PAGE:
Dr Daryl Howard, scientist on the X-ray Fluorescence Microscopy (XFM) beamline at the Australian Synchrotron – the newest addition to the Australian Nuclear Science and Technology Organisation (ANSTO)’s world-class line-up of landmark research infrastructure – says the re-creation of the underpainting was achieved by first producing complex metal maps to highlight minerals in the many paint types.

“‘Paint from Degas’ period was primarily composed of ground-up rocks and early synthetic pigments  – with copper creating green and mercury creating red, for example – and he swirled and mixed different paints from different tubes on his palette at different times, as did the restorers who touched up this painting into the early twentieth century.

“Placing the artwork in the path of the Australian Synchrotron beam, which is a million times brighter than the sun, we measured the exact location of different pigment mixtures in every one millimetre square pixel, and fed the vast volumes of data into a computer to reconstruct both the surface and underlying layers.”

Howard says the technique is an ‘order of magnitude’ improvement for non-intrusive art analysis, crucial when handling priceless artworks.

“Eight years ago, a low resolution three-element image, which revealed a face beneath Vincent Van Gogh’s Patch of Grass 1887, inspired us to refine and advance non-destructive imaging using some of the world’s most advanced scientific technology.

“This analysis takes this “hands-off” approach to the next level, producing enormous 31.6 megapixel images – beyond the resolution of most of today’s best digital cameras – while subjecting each part of the artwork to radiation for only a fraction of a second to ensure it is not damaged.”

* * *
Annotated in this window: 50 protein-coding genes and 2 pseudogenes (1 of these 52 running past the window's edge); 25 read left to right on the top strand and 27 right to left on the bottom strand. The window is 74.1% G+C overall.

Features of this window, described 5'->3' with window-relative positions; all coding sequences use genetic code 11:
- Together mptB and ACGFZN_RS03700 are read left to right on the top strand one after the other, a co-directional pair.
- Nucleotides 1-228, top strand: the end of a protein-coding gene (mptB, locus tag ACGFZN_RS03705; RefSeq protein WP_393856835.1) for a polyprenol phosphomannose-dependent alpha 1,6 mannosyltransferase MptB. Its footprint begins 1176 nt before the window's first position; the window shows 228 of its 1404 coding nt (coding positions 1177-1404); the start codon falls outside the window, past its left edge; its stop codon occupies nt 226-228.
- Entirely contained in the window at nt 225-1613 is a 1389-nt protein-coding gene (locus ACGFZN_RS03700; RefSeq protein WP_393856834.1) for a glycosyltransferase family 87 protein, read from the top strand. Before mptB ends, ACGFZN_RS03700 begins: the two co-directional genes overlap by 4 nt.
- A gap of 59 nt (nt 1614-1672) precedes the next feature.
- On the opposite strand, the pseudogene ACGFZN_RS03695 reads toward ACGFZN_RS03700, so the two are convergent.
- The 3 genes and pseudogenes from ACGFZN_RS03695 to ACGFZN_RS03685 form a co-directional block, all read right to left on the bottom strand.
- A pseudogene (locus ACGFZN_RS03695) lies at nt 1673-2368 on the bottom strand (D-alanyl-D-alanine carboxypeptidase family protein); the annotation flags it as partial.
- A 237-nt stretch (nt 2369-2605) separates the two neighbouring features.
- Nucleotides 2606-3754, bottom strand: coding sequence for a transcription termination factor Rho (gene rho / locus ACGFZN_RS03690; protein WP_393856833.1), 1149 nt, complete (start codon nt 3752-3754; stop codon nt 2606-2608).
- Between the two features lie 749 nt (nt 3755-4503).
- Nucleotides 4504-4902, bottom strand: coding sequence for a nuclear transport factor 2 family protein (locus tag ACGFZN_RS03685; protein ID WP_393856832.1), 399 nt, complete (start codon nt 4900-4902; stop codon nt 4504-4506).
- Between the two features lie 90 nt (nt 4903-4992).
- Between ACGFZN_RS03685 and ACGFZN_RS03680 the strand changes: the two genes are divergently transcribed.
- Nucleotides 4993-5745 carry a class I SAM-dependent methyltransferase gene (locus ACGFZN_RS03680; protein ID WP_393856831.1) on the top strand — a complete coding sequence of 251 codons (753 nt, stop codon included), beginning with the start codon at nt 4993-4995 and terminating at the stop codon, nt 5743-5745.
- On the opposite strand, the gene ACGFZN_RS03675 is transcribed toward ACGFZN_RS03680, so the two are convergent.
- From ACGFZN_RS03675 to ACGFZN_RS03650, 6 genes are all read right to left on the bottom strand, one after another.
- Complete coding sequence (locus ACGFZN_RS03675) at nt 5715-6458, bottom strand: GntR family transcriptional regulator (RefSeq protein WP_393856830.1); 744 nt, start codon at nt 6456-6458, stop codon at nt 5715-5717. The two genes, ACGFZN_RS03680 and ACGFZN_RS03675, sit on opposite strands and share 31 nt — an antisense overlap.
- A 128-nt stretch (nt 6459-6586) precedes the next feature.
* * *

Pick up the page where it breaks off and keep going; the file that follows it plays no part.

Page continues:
CSIRO engineer Robin Kirkham says the powerful light of the Australian Synchrotron combined with a highly sensitive detector devised at CSIRO are behind the revolutionary new technique.

“Developed by CSIRO with US project partner Brookhaven National Laboratory over the past few years, the Maia detector can complete complex elemental imaging a hundred times faster than conventional systems.”

“Coupled with the brilliant synchrotron beam, in 33 hours the detector produced images with around 250 times more pixel definition than the far smaller 2008 Van Gogh images that took about two days to produce.”

It’s not the first time the NGV, Australian Synchrotron and CSIRO have joined forces to solve an art mystery. In 2010 similar techniques were used to find a hidden Arthur Streeton self-portrait buried under layers of lead paint and, in 2015, a major project helped uncover hidden secrets in Frederick McCubbin’s The North wind.

Degas: a new vision is exhibiting at NGV until Sunday 18 September.

This article was first published by Australian Synchrotron on 4 August 2016. Read the original article here.

Research infrastructure makes industry impact

The National Collaborative Research Infrastructure Strategy (NCRIS) was conceived in 2004 by the Australian Government in response to the increasing costs and complexity of research facilities. Guided by the 2006 NCRIS Strategic Roadmap, the original investments began 10 years ago, strategically funding Australian research infrastructure across a wide range of fields including health, biosecurity, physics and the  environment.

Since then, the Australian Government has provided $2.8 billion to the program, alongside $1 billion co-investment from state and territory governments, universities and industry. The investment is now recognised as a key driver of Australia’s research innovation in recent years.

“NCRIS has helped Australian researchers collaborate with colleagues in over 30 countries. It has paved the way to our involvement in other great projects, like the Square Kilometre Array. And it has brought remarkable people who I am proud to know into the circle of Australian science,” says Australia’s Chief Scientist Dr Alan Finkel AO in support of NCRIS earlier this year.

The 27 current NCRIS projects include 222 institutions employing over 1700 technical experts, researchers and facility managers. More than 35,000 researchers, both in Australia and abroad, use these world-class facilities.

Many NCRIS-funded projects are household names in the scientific community, such as the high profile particle accelerator, the Australian Synchrotron, and the Atlas of Living Australia, which inventories the natural history of our unique flora and fauna.

research infrastructure
The Atlas of Living Australia, a project funded by the National Collaborative Research Infrastructure Strategy